Europe 1880-1914: A "Belle Époche"?

How might we view Europe before World War I? It was an age of progress, certainly, and an age that prided itself on keeping peace throughout Europe. It was an age of social movements, growing anti-Semitism, and political tensions, nevertheless. And it was the era that led to World War I. We will examine the many dimensions of European culture, society, and politics in this age of contradictions.


  • Christopher Clark, Sleepwalkers. How Europe Went to War in 1914
  • Eric Hobsbawm, The Age of Imperialism, 1875-1914
  • Ramm, Agatha, Europe in the Nineteenth Century, 1789-1905
  • Thomson, David, Europe since Napoleon


  • New Balance of Power: Europe in 1880
  • A feeling of progress and the Second Industrial Revolution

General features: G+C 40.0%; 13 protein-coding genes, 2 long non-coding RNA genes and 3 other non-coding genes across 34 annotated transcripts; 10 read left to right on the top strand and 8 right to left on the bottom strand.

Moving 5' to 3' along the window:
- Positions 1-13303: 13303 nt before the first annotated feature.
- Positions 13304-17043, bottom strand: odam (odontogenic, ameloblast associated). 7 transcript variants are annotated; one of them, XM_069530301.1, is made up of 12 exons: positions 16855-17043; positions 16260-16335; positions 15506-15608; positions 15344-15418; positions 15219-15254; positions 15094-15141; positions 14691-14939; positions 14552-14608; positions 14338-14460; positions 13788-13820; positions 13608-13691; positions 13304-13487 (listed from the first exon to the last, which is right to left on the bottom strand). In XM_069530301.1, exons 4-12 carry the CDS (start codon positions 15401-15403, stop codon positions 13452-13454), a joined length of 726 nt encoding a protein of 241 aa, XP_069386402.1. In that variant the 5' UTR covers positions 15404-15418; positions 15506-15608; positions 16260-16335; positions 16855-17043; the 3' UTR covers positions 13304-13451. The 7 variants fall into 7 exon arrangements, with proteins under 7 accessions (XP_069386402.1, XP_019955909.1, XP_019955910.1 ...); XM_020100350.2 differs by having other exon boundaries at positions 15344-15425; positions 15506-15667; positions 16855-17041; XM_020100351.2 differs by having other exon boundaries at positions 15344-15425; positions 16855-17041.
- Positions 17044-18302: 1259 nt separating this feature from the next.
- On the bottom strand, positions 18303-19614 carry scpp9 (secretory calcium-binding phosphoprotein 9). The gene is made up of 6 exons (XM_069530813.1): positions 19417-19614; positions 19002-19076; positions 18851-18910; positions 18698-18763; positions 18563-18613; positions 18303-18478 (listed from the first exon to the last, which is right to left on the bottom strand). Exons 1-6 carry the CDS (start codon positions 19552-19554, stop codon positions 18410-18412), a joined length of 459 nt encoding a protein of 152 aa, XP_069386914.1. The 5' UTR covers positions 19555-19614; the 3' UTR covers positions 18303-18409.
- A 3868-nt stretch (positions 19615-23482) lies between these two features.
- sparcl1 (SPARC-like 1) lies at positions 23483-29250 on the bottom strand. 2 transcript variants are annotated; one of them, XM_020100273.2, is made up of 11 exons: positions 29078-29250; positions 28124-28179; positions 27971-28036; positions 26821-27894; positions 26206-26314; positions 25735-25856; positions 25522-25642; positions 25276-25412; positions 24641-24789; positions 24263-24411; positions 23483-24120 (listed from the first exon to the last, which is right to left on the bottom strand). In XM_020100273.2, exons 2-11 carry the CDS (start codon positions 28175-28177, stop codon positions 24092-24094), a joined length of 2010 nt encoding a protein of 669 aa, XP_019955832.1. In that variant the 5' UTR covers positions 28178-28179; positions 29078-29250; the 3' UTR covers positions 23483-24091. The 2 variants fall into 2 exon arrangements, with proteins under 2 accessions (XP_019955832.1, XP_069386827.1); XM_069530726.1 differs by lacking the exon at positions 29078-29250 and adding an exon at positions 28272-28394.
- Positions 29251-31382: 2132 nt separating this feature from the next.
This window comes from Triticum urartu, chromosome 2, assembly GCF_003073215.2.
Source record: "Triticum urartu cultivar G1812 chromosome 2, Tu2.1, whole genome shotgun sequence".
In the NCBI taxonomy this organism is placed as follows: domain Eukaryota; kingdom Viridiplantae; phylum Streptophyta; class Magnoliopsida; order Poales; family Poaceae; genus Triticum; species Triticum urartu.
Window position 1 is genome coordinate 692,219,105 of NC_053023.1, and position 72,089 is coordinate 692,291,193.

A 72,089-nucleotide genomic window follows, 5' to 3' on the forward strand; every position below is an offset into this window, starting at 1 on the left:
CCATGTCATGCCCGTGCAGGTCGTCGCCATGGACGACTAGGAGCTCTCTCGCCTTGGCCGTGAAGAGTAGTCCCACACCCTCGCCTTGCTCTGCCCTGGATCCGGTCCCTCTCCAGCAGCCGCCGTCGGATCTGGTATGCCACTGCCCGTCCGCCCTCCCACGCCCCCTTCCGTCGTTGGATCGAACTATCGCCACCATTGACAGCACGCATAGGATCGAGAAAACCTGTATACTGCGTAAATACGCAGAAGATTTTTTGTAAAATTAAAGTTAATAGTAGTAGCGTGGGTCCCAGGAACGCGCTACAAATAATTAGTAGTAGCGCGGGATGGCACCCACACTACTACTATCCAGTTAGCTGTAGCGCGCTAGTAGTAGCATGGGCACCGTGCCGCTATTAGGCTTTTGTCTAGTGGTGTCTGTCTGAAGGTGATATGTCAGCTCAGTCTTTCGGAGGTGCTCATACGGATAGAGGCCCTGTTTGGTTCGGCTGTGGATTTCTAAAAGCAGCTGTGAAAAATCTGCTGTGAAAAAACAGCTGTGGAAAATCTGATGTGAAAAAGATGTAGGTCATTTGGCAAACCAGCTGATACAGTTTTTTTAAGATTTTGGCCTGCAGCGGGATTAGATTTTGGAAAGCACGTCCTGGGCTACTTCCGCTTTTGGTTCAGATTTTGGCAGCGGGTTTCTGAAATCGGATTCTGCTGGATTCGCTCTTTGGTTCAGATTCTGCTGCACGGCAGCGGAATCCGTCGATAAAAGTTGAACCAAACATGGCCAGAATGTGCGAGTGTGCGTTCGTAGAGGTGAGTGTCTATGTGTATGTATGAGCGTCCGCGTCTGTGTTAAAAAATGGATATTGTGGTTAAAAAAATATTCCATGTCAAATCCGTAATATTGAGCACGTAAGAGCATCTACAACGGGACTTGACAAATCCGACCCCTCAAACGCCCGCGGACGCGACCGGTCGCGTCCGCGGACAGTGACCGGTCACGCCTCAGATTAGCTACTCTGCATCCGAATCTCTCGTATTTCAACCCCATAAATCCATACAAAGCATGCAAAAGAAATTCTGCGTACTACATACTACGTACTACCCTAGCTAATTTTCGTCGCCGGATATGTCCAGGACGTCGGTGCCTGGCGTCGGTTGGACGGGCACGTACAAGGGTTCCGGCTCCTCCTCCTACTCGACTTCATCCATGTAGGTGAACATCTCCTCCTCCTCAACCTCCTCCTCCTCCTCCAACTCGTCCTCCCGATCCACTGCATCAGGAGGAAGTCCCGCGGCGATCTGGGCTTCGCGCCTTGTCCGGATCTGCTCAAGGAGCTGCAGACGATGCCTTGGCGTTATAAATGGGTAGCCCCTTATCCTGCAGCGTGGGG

• Scientific and educational developments
  • The growing importance of trade unions and socialist parties
  • The impact and changing nature of nationalism
  • Women’s movements
  • Post-Impressionism emerges; photography and cinema
  • The dilemmas of liberal, constitutional government vs monarchical and aristocratic domination
  • Fervour for Imperial conquests
  • Long- and short-term causes of World War I

By the end of this course, students should be able to:

  1. Analyse the nature of late 19th century society; its values, assumptions, blindspots.
  2. Examine the role of ideas – liberalism, trade unionism, socialism, feminism – as well as conservatism and racism – in social and political life.
  3. Examine the role of social change – ever-wider industrialisation, the rise of the working class, the discontent of women, the roles of Jews.
  4. View images from the visual arts and assess their importance.
  5. Analyse and to draw possible conclusions about the causes of the outbreak of war.

This course has no current classes. Please the waiting list.